Actress pushes all the right buttons - literally - Rhythm, Tone, er...how are buttons labelled on whatever he uses? Remember when kids used to stare into the windows of shops selling guitars and dream of being in a rock 'n' roll band, like David Essex in That'll Be The Day ? Of course you don't, you're not that old. Actress didn't particular want to produce music until he saw footage of Shy FX talking about his mad different methods of mixing. That set him off. Modern producers have mechanical dreams the way young 'uns of old worshipped the stringed machine - but they drool over a different kind of kit, a purely push-button & twist dial one, which is hard to play dexterously the way Jimi did the guitar, but Lee Perry gave it a good go.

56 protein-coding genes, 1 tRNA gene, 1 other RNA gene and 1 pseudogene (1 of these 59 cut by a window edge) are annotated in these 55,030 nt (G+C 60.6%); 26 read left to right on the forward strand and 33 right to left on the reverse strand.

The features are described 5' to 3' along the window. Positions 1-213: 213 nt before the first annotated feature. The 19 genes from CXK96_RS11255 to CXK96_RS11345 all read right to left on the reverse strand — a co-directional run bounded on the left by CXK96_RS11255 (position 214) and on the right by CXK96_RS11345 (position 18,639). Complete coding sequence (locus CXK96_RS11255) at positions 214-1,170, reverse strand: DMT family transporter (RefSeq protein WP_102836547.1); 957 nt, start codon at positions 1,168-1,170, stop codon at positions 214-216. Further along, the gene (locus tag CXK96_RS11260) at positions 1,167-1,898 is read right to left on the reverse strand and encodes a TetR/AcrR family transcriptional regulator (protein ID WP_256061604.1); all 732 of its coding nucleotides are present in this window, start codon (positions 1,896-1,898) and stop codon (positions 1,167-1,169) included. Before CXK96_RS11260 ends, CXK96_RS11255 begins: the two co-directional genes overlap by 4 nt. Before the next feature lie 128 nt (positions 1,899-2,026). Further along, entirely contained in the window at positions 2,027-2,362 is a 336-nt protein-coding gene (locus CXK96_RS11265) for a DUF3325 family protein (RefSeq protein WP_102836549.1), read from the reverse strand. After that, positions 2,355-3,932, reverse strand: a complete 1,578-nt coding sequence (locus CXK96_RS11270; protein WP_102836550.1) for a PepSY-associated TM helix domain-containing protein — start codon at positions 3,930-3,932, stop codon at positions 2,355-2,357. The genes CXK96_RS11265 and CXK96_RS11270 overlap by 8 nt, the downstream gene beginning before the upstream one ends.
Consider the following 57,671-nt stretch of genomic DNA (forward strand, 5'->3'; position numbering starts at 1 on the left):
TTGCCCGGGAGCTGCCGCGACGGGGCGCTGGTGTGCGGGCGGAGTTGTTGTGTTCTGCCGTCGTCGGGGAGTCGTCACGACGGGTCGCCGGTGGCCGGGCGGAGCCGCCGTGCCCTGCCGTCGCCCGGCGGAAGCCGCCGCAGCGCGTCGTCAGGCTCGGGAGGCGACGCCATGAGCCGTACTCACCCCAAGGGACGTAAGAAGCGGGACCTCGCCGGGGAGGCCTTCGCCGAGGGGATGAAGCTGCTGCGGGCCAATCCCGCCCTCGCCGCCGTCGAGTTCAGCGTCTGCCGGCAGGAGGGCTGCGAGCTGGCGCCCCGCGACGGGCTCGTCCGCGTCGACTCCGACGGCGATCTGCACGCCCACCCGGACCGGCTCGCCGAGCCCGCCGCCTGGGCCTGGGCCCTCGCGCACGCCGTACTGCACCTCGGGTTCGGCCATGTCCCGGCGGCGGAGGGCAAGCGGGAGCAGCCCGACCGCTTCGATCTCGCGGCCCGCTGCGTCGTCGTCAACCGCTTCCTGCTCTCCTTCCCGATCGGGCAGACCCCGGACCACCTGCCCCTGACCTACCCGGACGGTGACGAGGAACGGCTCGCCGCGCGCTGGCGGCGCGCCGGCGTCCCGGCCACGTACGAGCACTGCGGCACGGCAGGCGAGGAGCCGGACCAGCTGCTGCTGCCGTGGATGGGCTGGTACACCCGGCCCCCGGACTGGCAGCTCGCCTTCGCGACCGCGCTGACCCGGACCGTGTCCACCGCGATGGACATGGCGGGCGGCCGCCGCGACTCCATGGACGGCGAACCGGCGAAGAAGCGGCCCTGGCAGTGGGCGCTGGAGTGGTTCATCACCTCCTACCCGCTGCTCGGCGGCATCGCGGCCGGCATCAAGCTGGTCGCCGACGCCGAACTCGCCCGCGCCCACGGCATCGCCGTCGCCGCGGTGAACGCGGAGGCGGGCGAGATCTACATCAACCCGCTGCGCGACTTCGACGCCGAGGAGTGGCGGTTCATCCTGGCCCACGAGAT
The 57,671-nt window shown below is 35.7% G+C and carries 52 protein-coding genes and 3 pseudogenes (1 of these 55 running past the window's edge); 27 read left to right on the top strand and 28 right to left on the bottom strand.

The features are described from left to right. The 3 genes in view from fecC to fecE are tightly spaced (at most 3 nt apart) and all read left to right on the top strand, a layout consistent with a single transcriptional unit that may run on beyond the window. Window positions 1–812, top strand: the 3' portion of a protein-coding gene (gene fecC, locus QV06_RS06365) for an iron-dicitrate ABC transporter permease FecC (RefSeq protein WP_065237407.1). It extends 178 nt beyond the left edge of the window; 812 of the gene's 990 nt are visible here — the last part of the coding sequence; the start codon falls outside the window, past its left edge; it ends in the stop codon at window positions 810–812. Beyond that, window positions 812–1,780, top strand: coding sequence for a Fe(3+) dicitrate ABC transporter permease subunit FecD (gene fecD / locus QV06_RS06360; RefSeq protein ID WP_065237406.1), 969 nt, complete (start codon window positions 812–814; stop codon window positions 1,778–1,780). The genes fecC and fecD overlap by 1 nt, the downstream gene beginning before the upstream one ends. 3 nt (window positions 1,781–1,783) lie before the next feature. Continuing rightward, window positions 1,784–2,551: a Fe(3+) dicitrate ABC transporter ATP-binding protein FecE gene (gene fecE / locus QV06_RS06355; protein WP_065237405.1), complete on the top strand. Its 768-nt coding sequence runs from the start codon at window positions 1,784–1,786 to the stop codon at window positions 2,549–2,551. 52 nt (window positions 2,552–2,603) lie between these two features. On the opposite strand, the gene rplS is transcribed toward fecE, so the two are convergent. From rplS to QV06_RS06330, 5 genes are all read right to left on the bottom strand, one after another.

Actress doesn't go in for fussy, complicated noodling, being far more interested in texture, tone and loops, with handmade imprints smeared everywhere, which is no mean feat in the man vs machine situation. There's nothing startlingly original, but you know by now that that concept is dead, don't you? So R.I.P. 'originality'. 'Jardin' is pleasing the way The Caretaker is, or Satie, even - simplicity, restraint, and a loop that hooks. 'Serpent' is reminiscent of classic UR, fusion-style. 'Tree Of Knowledge' is glitchy, woozy, and wonderfully disorientating. If, as on 'N.E.W.', he veers dangerously close to imitating Eno, that's OK by me. The feel of this album, not the nut and bolts, is everything, and as diverse (within limits) as it is, it has an overall flavour which tastes good to these ears.